Number and Office of the Singers.
1. David and the captains of the
host—that is, the princes (1Ch 23:2; 24:6). It is probable that the king was
attended on the occasion of arranging the singers by the same parties
that are mentioned as having assisted him in regulating the order of
the priests and Levites.
2. according to the order of the
king—Hebrew, "by the hands of the king," that is,
"according to the king's order," under the personal superintendence of
Asaph and his colleagues.
which prophesied—that is, in this
connection, played with instruments. This metaphorical application of
the term "prophecy" most probably originated in the practice of the
prophets, who endeavored to rouse their prophetic spirit by the
animating influence of music (see on 2Ki 3:15).
It is said that Asaph did this "according to David's order," because by
royal appointment he officiated in the tabernacle on Zion (1Ch 16:37-41), while other leaders of the
sacred music were stationed at Gibeon.
5. Heman the king's seer—The title of
"seer" or "prophet of David" is also given to Gad (1Ch 21:9), and to Jeduthun (2Ch 29:14, 15), in the words (Margin,
"matters") of God.
to lift up the horn—that is, to blow
loudly in the worship of God; or perhaps it means nothing more than
that he presided over the wind instruments, as Jeduthun over the harp.
Heman had been appointed at first to serve at Gibeon (1Ch 16:41). But his destination seems to have been
changed at a subsequent period.
God gave to Heman fourteen sons and three
daughters—The daughters are mentioned, solely because from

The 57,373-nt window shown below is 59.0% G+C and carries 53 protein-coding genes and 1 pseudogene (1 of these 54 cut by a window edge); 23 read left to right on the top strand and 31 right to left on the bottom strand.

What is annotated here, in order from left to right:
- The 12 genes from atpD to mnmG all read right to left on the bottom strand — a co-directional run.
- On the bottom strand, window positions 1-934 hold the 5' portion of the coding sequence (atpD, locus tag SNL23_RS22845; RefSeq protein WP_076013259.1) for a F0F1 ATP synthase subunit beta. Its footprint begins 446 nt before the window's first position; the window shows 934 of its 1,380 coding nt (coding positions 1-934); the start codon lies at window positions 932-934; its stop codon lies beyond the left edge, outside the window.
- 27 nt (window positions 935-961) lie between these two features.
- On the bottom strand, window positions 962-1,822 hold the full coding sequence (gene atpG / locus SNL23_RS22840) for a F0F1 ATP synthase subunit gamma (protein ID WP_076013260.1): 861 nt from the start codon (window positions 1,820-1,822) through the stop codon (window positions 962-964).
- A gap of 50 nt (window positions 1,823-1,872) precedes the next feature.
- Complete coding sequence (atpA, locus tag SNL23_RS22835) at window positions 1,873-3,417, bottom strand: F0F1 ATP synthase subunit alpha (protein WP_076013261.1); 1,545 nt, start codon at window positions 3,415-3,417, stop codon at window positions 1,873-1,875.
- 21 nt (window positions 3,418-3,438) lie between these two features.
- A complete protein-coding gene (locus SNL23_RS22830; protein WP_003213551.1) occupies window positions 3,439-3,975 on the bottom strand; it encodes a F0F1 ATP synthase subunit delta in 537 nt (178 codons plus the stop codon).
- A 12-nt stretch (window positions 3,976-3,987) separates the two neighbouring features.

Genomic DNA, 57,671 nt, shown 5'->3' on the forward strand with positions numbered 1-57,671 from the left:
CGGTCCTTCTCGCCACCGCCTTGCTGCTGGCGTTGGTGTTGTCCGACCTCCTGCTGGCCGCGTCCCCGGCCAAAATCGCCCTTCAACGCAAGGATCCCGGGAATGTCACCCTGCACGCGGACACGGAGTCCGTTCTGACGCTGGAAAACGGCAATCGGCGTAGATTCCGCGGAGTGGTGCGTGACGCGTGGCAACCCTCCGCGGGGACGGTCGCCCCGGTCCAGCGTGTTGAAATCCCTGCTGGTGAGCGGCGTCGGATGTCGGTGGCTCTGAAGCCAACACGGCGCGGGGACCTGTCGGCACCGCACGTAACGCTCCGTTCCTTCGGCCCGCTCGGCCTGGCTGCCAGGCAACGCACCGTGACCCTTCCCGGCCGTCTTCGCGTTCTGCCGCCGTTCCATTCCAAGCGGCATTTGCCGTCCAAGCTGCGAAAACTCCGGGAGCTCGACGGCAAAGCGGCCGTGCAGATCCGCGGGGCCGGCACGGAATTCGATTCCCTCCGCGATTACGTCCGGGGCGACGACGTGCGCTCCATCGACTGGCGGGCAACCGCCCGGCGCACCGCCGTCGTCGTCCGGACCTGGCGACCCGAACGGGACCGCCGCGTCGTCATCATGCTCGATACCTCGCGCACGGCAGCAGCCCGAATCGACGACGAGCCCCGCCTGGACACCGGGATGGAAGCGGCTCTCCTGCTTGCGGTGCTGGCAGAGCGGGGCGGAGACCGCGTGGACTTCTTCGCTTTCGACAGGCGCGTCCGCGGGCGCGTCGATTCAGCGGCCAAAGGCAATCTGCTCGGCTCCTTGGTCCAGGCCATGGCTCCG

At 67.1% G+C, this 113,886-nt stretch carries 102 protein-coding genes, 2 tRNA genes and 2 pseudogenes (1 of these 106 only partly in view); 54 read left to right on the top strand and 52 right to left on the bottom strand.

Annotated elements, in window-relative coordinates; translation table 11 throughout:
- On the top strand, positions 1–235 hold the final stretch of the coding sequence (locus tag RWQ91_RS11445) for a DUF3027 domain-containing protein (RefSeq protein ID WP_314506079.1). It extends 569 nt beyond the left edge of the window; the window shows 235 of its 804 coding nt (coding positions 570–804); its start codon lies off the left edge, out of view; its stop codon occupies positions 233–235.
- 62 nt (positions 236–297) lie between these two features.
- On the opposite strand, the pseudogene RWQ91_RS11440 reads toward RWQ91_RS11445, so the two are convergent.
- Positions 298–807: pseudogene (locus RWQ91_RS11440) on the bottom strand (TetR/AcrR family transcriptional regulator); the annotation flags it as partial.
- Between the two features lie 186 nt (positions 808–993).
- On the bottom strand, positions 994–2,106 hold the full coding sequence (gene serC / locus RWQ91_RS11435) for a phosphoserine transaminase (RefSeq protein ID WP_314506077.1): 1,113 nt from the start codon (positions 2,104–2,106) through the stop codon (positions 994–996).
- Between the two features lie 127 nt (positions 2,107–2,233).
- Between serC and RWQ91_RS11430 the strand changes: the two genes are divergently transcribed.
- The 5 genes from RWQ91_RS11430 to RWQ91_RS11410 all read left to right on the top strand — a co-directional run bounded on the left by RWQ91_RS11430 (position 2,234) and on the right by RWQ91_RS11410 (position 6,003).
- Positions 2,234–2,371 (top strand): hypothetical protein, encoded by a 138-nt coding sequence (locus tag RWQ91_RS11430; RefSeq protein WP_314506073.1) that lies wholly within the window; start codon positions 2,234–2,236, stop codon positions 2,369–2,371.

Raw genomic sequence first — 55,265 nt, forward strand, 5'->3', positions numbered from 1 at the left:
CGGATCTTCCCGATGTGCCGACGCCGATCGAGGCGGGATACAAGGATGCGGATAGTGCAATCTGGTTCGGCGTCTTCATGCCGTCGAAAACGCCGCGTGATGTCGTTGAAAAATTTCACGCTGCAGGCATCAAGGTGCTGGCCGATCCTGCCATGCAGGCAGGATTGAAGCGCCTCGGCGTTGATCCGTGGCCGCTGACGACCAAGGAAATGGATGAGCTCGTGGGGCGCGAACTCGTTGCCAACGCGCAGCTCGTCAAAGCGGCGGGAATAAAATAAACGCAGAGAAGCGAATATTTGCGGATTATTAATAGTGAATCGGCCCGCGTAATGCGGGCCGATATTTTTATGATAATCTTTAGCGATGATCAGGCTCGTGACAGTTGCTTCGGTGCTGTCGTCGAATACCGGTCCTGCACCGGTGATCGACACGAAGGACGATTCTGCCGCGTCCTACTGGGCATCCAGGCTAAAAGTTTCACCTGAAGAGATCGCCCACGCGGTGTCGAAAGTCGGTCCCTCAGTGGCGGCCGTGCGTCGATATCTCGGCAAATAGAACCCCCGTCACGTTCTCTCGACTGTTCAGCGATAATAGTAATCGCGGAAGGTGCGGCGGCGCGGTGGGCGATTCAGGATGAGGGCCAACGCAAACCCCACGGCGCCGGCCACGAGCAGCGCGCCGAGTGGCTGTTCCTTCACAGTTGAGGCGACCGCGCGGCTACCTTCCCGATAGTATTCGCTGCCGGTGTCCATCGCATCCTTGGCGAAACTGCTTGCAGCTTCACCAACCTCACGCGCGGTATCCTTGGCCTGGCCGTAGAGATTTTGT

their musical taste and talents they formed part of the choir (Ps 68:25).
6, 7. All these were under the hands of their
father—Asaph had four sons, Jeduthun six, and Heman fourteen,
equal to twenty-four; making the musicians with their brethren the
singers, an amount of two hundred eighty-eight. For, like the priests
and Levites, they were divided into twenty-four courses of twelve men
each, equal to two hundred eighty-eight, who served a week in rotation;
and these, half of whom officiated every week with a proportionate
number of assistants, were skilful and experienced musicians, capable
of leading and instructing the general musical corps, which comprised
no less than four thousand (1Ch 23:5).
1Ch 25:8-31. Their Division
by Lot into Four and Twenty Orders.
8. they cast lots, ward against
ward—"Ward" is an old English word for "division" or
"company." The lot was cast to determine the precedence of the classes
or divisions over which the musical leaders presided; and, in order to
secure an impartial arrangement of their order, the master and his
assistants, the teacher and his scholars, in each class or company took
part in this solemn casting of lots. In the first catalogue given in
this chapter the courses are classed according to their employment as
musicians. In the second, they are arranged in the order of their